Faucher, Karine ULg; Aas-Hansen, Øyvind; Damsgard, B. et al

in Hearing Research (2008), 240(1-2), 12-21

Fish models are increasingly being used for hearing research investigations. Aminoglycoside antibiotics that are used for damaging the inner ear hair cells can have systemic side effects leading to death ... [more ▼]

Fish models are increasingly being used for hearing research investigations. Aminoglycoside antibiotics that are used for damaging the inner ear hair cells can have systemic side effects leading to death of study animals. This study aimed to compare two methods: (i) systemic (intravenous) and (ii) local (intrasaccular) gentamicin administration for induction of inner ear hair cell damage in the Atlantic cod, Gadus morhua (L.). Hair cell damage was assessed using scanning electron microscopy; hair cell density, prevalence of immature hair cells and kinocilia length were measured. Gentamicin-treated fish were compared with control and sham fish. Intravenous gentamicin led to dose-dependent mortality caused by nephrotoxicity. The only visible effect after treatment was more immature hair cells and shorter kinocilia, the effect on hair cell density was equivocal. Following intrasaccular gentamicin treatment, fish mortality was negligible, and hair cells were damaged regardless of dose. Here, we observed decreased hair cell density, high prevalence of immature hair cells, and significantly shortened kinocilia. Conclusion: intrasaccular injection is preferable to intravenous injection of gentamicin for the study of ototoxicity in the Atlantic cod. [less ▲]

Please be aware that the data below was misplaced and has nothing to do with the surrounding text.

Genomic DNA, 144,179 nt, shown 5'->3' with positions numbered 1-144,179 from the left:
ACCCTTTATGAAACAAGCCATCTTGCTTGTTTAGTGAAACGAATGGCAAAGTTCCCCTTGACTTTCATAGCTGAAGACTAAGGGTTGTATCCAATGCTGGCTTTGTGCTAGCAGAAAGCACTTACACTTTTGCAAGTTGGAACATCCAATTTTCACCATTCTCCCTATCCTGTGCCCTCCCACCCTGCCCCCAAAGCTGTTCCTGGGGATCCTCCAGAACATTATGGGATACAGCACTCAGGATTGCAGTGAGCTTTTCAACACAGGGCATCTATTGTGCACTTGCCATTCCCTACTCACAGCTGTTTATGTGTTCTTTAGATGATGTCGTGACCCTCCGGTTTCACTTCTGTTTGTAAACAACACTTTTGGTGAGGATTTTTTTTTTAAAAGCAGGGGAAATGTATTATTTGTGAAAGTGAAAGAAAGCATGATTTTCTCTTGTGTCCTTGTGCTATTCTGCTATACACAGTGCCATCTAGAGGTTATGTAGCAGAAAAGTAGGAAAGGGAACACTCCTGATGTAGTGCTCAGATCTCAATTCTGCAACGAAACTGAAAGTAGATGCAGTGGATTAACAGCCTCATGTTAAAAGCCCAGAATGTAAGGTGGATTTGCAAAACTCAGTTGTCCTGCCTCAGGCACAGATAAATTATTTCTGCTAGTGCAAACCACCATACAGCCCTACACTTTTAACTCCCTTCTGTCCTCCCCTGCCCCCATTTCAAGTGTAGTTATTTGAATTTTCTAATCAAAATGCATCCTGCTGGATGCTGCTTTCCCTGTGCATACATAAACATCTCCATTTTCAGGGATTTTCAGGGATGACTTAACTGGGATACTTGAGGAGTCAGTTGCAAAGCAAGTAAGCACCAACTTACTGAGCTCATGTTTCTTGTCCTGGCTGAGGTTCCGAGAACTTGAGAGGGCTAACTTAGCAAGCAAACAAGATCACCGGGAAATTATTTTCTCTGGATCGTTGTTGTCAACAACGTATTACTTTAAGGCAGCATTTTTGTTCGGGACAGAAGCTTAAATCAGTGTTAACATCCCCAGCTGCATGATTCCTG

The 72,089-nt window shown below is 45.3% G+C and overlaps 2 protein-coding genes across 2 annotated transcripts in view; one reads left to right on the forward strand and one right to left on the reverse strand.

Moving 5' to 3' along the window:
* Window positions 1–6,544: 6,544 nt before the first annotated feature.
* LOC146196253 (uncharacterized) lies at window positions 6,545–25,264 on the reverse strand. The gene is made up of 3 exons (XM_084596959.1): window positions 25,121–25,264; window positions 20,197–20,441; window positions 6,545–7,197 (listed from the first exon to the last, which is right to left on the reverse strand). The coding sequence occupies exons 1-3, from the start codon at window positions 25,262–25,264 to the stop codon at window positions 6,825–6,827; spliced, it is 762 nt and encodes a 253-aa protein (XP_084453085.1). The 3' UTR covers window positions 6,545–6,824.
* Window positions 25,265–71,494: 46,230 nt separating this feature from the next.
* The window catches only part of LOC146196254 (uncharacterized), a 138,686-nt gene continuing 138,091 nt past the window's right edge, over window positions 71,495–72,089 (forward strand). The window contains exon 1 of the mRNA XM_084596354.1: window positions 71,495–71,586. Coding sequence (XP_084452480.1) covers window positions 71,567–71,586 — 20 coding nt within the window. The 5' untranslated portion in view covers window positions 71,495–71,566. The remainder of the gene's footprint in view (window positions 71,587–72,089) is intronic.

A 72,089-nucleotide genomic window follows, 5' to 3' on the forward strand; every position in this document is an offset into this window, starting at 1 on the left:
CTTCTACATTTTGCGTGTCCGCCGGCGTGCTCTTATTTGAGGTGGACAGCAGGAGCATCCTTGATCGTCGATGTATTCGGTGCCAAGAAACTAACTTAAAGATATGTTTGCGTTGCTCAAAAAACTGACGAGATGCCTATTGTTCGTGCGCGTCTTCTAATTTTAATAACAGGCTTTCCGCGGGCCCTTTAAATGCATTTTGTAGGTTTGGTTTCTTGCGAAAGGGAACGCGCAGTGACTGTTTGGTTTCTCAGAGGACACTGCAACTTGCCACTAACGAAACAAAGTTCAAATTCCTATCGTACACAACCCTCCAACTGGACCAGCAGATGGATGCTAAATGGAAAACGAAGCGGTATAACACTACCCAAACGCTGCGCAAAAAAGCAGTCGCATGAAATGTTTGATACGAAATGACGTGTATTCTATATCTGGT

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See detailIdentification of factors that maintain mammalian outer hair cells in adult organ of Corti explants
Malgrange, Brigitte ULg; Rigo, Jean-Michel; Coucke, Paul et al

in Hearing Research (2002), 170(1-2), 48-58